I would often be preoccupied with thinking of solutions for other people’s problems while they’re speaking. Sometimes I’d even interrupt them in order to not forget my own train of thought. It’s natural to want to share our experiences and suggestions that we believe will help others when they’re upset. We want our loved ones to be happy and to feel better soon, but soon is a relative term and is different for everyone. We all want and need to feel supported and accepted, regardless of our mood. Unfortunately, the way we express our concern to others isn’t always well received. I failed to understand that people weren’t asking for my advice. They simply wanted me to listen. Sometimes they just want to vent. And they ABSOLUTELY do not want to be told how they should feel.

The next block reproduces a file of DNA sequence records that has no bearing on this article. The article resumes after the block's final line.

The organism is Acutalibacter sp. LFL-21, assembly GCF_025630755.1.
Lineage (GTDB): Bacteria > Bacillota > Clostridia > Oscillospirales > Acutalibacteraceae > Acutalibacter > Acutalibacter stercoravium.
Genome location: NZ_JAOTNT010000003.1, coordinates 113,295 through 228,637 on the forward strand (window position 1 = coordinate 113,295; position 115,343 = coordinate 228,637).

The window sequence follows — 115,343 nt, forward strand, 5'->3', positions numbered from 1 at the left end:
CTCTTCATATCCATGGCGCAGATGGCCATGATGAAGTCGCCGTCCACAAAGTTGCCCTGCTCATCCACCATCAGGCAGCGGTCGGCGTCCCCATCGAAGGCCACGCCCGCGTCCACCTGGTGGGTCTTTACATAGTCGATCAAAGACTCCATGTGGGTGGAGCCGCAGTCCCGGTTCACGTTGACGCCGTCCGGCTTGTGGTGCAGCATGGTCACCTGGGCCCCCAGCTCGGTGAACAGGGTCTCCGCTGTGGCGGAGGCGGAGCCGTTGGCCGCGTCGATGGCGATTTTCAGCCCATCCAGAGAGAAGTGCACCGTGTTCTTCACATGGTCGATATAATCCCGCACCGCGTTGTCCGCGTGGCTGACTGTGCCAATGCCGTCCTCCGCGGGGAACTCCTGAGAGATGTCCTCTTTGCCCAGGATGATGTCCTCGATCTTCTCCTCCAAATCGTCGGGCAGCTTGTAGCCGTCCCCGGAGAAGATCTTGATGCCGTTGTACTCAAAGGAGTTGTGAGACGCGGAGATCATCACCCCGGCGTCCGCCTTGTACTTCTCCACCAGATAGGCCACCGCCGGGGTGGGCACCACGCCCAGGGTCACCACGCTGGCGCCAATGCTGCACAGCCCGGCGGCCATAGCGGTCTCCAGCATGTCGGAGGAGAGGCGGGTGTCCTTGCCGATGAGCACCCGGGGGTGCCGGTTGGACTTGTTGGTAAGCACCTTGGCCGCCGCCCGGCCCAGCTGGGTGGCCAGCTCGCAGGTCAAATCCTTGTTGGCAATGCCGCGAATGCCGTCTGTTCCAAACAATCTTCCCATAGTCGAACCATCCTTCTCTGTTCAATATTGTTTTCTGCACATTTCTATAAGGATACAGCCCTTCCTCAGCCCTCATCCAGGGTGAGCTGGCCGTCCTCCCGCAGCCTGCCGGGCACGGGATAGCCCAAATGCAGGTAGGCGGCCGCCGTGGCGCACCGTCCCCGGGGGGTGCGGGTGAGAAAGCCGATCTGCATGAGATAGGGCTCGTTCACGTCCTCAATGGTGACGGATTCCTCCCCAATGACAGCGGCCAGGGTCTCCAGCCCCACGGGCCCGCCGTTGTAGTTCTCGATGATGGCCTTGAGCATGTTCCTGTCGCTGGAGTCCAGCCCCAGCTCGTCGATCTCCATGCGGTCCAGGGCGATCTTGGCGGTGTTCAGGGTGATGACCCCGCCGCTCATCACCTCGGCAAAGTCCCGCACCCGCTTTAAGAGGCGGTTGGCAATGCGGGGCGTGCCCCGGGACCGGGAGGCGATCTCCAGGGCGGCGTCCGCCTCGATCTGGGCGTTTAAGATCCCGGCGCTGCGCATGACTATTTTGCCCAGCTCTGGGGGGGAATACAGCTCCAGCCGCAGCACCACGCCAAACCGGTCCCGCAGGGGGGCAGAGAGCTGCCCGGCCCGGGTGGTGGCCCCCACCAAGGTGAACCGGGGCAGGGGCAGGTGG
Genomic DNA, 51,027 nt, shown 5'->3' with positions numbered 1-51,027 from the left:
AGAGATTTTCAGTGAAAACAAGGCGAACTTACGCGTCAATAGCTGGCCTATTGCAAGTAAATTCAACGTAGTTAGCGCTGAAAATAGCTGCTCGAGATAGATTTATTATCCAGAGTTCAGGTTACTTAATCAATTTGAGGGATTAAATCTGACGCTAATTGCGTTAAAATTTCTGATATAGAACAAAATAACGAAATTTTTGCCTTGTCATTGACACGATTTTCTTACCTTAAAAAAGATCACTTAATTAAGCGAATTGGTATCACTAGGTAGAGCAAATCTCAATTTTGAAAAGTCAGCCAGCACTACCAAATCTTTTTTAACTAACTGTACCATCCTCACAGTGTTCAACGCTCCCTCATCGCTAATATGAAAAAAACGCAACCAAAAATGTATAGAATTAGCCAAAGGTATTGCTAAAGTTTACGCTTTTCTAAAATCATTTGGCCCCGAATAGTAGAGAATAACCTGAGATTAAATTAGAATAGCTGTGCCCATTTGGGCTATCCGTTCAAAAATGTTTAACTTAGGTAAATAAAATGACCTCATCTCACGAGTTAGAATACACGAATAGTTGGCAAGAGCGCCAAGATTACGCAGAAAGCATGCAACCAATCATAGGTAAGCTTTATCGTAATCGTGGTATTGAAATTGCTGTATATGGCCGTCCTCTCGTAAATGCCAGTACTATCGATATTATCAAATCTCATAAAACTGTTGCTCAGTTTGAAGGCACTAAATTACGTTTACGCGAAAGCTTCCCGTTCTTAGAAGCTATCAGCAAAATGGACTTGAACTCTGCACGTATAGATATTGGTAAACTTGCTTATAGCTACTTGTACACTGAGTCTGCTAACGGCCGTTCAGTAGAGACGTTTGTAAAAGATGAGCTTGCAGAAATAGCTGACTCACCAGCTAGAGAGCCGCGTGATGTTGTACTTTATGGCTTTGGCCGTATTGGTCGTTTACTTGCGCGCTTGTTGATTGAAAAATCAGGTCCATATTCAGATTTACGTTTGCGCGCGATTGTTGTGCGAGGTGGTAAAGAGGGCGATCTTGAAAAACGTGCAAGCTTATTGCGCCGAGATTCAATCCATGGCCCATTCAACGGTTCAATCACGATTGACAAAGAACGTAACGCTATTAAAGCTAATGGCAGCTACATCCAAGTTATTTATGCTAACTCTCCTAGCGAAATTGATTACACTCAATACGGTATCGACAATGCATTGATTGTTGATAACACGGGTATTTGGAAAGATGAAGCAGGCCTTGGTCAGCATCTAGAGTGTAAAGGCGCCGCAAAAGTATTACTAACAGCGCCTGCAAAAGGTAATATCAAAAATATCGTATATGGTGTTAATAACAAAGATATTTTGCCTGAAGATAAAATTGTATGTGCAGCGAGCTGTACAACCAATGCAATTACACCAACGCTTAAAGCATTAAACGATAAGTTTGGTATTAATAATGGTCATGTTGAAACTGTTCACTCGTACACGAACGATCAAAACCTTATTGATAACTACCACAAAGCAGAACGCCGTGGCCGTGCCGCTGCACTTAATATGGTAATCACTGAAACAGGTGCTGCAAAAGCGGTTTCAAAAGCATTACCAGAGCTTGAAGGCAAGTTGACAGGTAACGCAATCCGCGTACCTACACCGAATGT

I’ve learned to remind myself that in many cases, the less said, the better. Listening is about being present and being mindful. Sometimes a simple nod of the head or eye contact can be a powerful acknowledgement and validating signal of support for others. These seemingly small acts show that you’re focusing on what they are saying. They also indicate that you are prioritizing their feelings over your own. And they are subtle enough expressions to avoid interrupting their train of thought. I’ve found it helpful to remember that validation does not equal approval. You don’t have to agree with others or approve of their behavior to effectively acknowledge their feelings.

Sometimes the best advice is none at all. It’s not easy to resist the temptation to dispense advice to someone who we think needs help. But the danger of offering unsolicited advice to someone is that it can show a lack of faith in them. My well intended but untimely suggestions came across as condescending and judgmental. People interpreted them as challenges to their competency and doubts in their ability to manage their own life. I was indirectly telling them that I didn’t believe in their ability to change.